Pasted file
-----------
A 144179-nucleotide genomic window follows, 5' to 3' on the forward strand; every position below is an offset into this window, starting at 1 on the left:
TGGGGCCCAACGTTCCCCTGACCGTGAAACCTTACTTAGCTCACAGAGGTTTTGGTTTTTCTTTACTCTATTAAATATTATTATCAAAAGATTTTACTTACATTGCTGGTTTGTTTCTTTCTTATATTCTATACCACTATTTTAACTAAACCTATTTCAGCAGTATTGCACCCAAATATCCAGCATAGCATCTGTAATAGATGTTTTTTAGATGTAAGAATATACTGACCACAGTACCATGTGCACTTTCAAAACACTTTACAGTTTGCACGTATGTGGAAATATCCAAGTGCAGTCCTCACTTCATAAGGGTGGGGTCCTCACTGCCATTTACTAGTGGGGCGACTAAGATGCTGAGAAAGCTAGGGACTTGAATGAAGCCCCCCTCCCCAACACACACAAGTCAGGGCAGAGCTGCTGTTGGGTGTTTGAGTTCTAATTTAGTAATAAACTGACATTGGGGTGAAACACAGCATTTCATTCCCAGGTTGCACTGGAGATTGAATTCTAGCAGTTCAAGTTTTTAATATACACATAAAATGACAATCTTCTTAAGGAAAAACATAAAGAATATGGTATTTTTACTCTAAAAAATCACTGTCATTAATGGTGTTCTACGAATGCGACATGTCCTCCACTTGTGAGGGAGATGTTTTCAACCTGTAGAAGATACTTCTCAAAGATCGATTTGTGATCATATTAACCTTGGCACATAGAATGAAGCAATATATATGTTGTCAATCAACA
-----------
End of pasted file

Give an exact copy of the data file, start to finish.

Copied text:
A 144179-nucleotide genomic window follows, 5' to 3' on the forward strand; every position below is an offset into this window, starting at 1 on the left:
TGGGGCCCAACGTTCCCCTGACCGTGAAACCTTACTTAGCTCACAGAGGTTTTGGTTTTTCTTTACTCTATTAAATATTATTATCAAAAGATTTTACTTACATTGCTGGTTTGTTTCTTTCTTATATTCTATACCACTATTTTAACTAAACCTATTTCAGCAGTATTGCACCCAAATATCCAGCATAGCATCTGTAATAGATGTTTTTTAGATGTAAGAATATACTGACCACAGTACCATGTGCACTTTCAAAACACTTTACAGTTTGCACGTATGTGGAAATATCCAAGTGCAGTCCTCACTTCATAAGGGTGGGGTCCTCACTGCCATTTACTAGTGGGGCGACTAAGATGCTGAGAAAGCTAGGGACTTGAATGAAGCCCCCCTCCCCAACACACACAAGTCAGGGCAGAGCTGCTGTTGGGTGTTTGAGTTCTAATTTAGTAATAAACTGACATTGGGGTGAAACACAGCATTTCATTCCCAGGTTGCACTGGAGATTGAATTCTAGCAGTTCAAGTTTTTAATATACACATAAAATGACAATCTTCTTAAGGAAAAACATAAAGAATATGGTATTTTTACTCTAAAAAATCACTGTCATTAATGGTGTTCTACGAATGCGACATGTCCTCCACTTGTGAGGGAGATGTTTTCAACCTGTAGAAGATACTTCTCAAAGATCGATTTGTGATCATATTAACCTTGGCACATAGAATGAAGCAATATATATGTTGTCAATCAACA